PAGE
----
A look at the design, market and legacy of Victorian pottery

Wednesday, July 7, 2010

Tempest in a Teapot

Strange how a teapot 
Can represent at the same time 
The comforts of solitude 

And the pleasures of company 
--Zen Haiku

One of the questions people ask me most often about Etruscan Majolica is the difference between the two known Shell teapot designs, the "Crooked Spout" and the "Straight Spout."

The truth of the matter is that there is no real way of knowing the maker's intention. My guess based on the available evidence is that the Straight Spout teapot was intended as a coffee pot and not just a variation on the teapot design.

We know that the Crooked Spout teapot is a true teapot because it is labeled as such in the company's 1884 catalog. It is the older of the two designs and is frequently found in Etruscan Ivory Ware. The success of the Shell line was completely unexpected by the company. As the popularity of the pattern grew so grew the number of pieces that were created for it. There is no reason to believe that production of the Crooked Spout teapot was ever curtailed. It is by far more common than the Straight Spout design. Because so many different specialty pieces were created for the Shell pattern I believe the Straight Spout coffee pot was created to round out the service.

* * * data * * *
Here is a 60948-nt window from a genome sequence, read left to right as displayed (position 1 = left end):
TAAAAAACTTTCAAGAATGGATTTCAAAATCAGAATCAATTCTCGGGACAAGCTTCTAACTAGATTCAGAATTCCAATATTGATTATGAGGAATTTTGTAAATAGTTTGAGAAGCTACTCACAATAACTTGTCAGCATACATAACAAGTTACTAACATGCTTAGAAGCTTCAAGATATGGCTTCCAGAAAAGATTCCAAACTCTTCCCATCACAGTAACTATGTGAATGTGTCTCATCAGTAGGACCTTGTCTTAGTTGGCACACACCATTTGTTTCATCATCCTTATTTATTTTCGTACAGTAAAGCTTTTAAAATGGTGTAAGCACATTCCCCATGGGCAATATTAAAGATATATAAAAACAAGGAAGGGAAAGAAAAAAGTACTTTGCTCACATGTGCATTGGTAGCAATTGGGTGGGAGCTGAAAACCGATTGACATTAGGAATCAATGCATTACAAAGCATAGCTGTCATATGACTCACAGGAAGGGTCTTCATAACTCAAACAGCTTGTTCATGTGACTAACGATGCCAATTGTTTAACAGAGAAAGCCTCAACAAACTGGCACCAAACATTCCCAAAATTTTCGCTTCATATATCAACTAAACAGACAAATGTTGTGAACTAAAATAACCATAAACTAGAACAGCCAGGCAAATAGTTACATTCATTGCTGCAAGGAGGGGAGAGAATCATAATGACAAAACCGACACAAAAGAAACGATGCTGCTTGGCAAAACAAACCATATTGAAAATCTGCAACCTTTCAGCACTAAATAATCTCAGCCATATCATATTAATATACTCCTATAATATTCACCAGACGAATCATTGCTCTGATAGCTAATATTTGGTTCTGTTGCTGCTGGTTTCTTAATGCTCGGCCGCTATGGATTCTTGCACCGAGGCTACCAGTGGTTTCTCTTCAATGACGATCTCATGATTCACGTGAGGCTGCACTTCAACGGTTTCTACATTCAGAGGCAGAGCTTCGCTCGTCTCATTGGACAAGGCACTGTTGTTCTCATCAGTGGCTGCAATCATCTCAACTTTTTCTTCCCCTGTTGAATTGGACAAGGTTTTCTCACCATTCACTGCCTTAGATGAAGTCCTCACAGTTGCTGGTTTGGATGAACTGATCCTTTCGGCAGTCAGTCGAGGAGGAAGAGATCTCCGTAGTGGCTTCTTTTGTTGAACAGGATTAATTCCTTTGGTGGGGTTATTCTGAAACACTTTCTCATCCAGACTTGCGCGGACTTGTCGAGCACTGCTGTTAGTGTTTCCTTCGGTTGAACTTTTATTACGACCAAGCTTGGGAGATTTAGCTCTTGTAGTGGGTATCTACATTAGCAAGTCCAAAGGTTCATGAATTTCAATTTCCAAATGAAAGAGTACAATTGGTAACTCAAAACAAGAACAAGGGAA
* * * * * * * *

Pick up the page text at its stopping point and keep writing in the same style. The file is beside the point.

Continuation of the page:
To my eye, the Straight Spout is a cleaner, more modern looking design than the Crooked Spout and appears to be a refinement on the older design. It has always been my personal favorite of the two designs.
It does defy the usual Western convention of the coffee pot being larger than the teapot because it is slightly smaller than the Crooked Spout, but the truth is that most majolica was intended as dessert ware and the large line of Shell wares imply more than just ware for dessert use. 

The bottom line is that this is all conjecture but it is still fun to speculate.

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